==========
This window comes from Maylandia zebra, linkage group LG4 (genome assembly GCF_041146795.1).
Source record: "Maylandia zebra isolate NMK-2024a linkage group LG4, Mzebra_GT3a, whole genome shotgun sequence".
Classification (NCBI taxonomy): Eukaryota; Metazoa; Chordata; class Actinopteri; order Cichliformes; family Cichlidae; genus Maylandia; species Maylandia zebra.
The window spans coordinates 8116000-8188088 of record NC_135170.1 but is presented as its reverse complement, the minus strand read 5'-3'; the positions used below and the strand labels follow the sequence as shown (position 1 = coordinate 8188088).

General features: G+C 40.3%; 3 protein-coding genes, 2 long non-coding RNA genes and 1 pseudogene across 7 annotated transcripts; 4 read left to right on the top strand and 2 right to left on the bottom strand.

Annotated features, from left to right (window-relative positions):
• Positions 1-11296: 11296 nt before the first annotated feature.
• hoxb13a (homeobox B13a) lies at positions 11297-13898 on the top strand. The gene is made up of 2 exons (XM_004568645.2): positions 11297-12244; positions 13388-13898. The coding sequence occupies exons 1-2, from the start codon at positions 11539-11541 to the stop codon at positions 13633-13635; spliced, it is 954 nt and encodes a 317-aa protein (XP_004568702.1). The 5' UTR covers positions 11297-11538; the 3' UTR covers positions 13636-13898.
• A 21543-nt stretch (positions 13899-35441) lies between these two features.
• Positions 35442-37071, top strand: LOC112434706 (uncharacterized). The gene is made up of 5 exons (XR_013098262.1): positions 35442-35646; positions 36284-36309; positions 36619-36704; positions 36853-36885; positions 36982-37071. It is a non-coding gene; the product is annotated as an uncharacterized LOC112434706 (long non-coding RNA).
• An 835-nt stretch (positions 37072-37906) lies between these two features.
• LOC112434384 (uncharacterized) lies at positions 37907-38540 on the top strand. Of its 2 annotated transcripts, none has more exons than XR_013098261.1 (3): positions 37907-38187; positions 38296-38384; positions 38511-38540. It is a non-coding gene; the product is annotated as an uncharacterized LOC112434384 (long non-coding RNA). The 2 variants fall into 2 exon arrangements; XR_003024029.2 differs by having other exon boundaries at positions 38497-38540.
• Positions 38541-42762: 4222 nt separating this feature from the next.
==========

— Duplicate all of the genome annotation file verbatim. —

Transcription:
This window comes from Maylandia zebra, linkage group LG4 (genome assembly GCF_041146795.1).
Source record: "Maylandia zebra isolate NMK-2024a linkage group LG4, Mzebra_GT3a, whole genome shotgun sequence".
Classification (NCBI taxonomy): Eukaryota; Metazoa; Chordata; class Actinopteri; order Cichliformes; family Cichlidae; genus Maylandia; species Maylandia zebra.
The window spans coordinates 8116000-8188088 of record NC_135170.1 but is presented as its reverse complement, the minus strand read 5'-3'; the positions used below and the strand labels follow the sequence as shown (position 1 = coordinate 8188088).

General features: G+C 40.3%; 3 protein-coding genes, 2 long non-coding RNA genes and 1 pseudogene across 7 annotated transcripts; 4 read left to right on the top strand and 2 right to left on the bottom strand.

Annotated features, from left to right (window-relative positions):
• Positions 1-11296: 11296 nt before the first annotated feature.
• hoxb13a (homeobox B13a) lies at positions 11297-13898 on the top strand. The gene is made up of 2 exons (XM_004568645.2): positions 11297-12244; positions 13388-13898. The coding sequence occupies exons 1-2, from the start codon at positions 11539-11541 to the stop codon at positions 13633-13635; spliced, it is 954 nt and encodes a 317-aa protein (XP_004568702.1). The 5' UTR covers positions 11297-11538; the 3' UTR covers positions 13636-13898.
• A 21543-nt stretch (positions 13899-35441) lies between these two features.
• Positions 35442-37071, top strand: LOC112434706 (uncharacterized). The gene is made up of 5 exons (XR_013098262.1): positions 35442-35646; positions 36284-36309; positions 36619-36704; positions 36853-36885; positions 36982-37071. It is a non-coding gene; the product is annotated as an uncharacterized LOC112434706 (long non-coding RNA).
• An 835-nt stretch (positions 37072-37906) lies between these two features.
• LOC112434384 (uncharacterized) lies at positions 37907-38540 on the top strand. Of its 2 annotated transcripts, none has more exons than XR_013098261.1 (3): positions 37907-38187; positions 38296-38384; positions 38511-38540. It is a non-coding gene; the product is annotated as an uncharacterized LOC112434384 (long non-coding RNA). The 2 variants fall into 2 exon arrangements; XR_003024029.2 differs by having other exon boundaries at positions 38497-38540.
• Positions 38541-42762: 4222 nt separating this feature from the next.